Ok, I'll admit it. I'm not exactly "normal". No, I don't have a strange growth on my neck or bark at people on the subway but I don't think I fit the mould that most 30-somethings have been forced into, either.
I have a degree in philosophy, not business, or engineering. I rail against getting hitched. Instead of going the corporate career route I decided to move to Asia and starting projects like Net Net Hunter. While all of these things seem unrelated to investing - I assure you - they reflect one critical characteristic needed to be a great investor.
When it comes to making any sort of decision, financial or otherwise, people tend to seek the guidance of others without even realizing it. This goes far beyond asking your friends and family for advice on buying a new car. Every single day we take in mountains of information just by observing other people. We learn about current fashion by observing what other people are wearing, or proper behaviour by how our colleagues are treating the division manager at our new job. All of this learning takes place without us even realizing it, never-mind having to put any effort into it.
While a lot of this learning is simple and harmless, sometimes it can really work against people. In uncertain situations, moments when someone is unsure what to do, people look to see what others are doing and then mirror that behaviour. Take a scenario where a man is laying on a busy sidewalk during the middle of the day. If everyone is walking passed, maybe stepping over him, other people will be far less likely to check to see if he is okay. Since the situation is somewhat uncertain (…it's an event outside of our normal day to day expectations, he could be drunk, sleeping, an actor, we don't know him, etc…) people look to others around them to see what they should do. The result is that nobody checks to see if the man needs help so he could be left in critical condition for hours. This exact scenario was tested by experimenters with a depressing results.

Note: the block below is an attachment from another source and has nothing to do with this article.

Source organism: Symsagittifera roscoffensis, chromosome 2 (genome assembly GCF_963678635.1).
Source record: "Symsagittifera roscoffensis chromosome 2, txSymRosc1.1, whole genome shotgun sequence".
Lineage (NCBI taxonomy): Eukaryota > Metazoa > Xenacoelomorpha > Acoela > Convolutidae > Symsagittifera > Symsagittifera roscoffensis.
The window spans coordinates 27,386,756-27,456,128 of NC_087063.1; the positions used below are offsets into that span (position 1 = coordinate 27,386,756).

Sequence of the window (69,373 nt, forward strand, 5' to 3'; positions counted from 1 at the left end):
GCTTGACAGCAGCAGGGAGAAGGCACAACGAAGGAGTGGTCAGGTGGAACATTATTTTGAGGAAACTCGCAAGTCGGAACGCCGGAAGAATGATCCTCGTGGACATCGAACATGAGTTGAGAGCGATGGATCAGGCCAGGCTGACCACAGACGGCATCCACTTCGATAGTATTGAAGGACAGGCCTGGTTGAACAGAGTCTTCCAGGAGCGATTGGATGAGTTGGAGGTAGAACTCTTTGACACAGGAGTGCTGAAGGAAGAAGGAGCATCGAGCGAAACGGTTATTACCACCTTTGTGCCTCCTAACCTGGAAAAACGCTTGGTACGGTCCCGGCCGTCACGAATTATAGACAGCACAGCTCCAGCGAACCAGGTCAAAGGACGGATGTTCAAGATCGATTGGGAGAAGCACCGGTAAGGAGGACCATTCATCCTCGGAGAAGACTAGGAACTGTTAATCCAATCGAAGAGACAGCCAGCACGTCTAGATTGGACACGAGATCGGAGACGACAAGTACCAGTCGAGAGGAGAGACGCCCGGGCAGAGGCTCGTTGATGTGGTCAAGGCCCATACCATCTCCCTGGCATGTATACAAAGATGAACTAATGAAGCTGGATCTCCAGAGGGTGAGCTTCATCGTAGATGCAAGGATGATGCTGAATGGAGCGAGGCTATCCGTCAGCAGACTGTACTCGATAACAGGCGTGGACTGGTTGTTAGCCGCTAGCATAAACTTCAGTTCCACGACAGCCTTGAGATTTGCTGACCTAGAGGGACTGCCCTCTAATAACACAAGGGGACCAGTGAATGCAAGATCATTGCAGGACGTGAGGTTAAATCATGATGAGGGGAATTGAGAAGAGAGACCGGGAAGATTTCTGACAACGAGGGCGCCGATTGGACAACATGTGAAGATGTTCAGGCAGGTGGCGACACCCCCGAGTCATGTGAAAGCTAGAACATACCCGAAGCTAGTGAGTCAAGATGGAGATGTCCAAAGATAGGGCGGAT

The pull to conform in terms of behaviour can be very powerful and it doesn't even take uncertainty. Psychologists conducted an experiment to see just how strong social influence was on decision making. They had test subjects line up in a room with 9 confederates, people who were knowingly playing a role to help the experimenters. The participants were shown two lines, one obviously longer than the other, and asked which of two lines was the longest. Each confederate answered in sequence before experimenters asked the test subject. Having heard each confederate answer that the shorter of the two lines was the longer line, the subjects overwhelmingly answered the same way despite how obviously wrong the answer was.
Great, but how does this affect my investment returns?
Investing is the perfect activity to set these types of psychological pitfalls in motion. There is a tremendous amount of uncertainty in the stock market and the economy, generally. Nobody really knows what will happen to a company over the next month, quarter, or year, never-mind which way the stock will go. On top of that, the movement of stock prices in the market provides a tremendous amount of social proof. Stock prices are essentially set just like prices are set at an auction - the stock is always sold to the highest bidder so when the price is rising the stronger the social proof is that investing in that particular stock is a good idea. The exact opposite happens when prices fall - a sinking price is strong evidence that people are staying clear of the stock and this provides powerful social proof that you should, as well. Add to that the effect that market commentators such as Jim Cramer or MSNBC pundits have and investors are assaulted by a constant drumbeat to conform.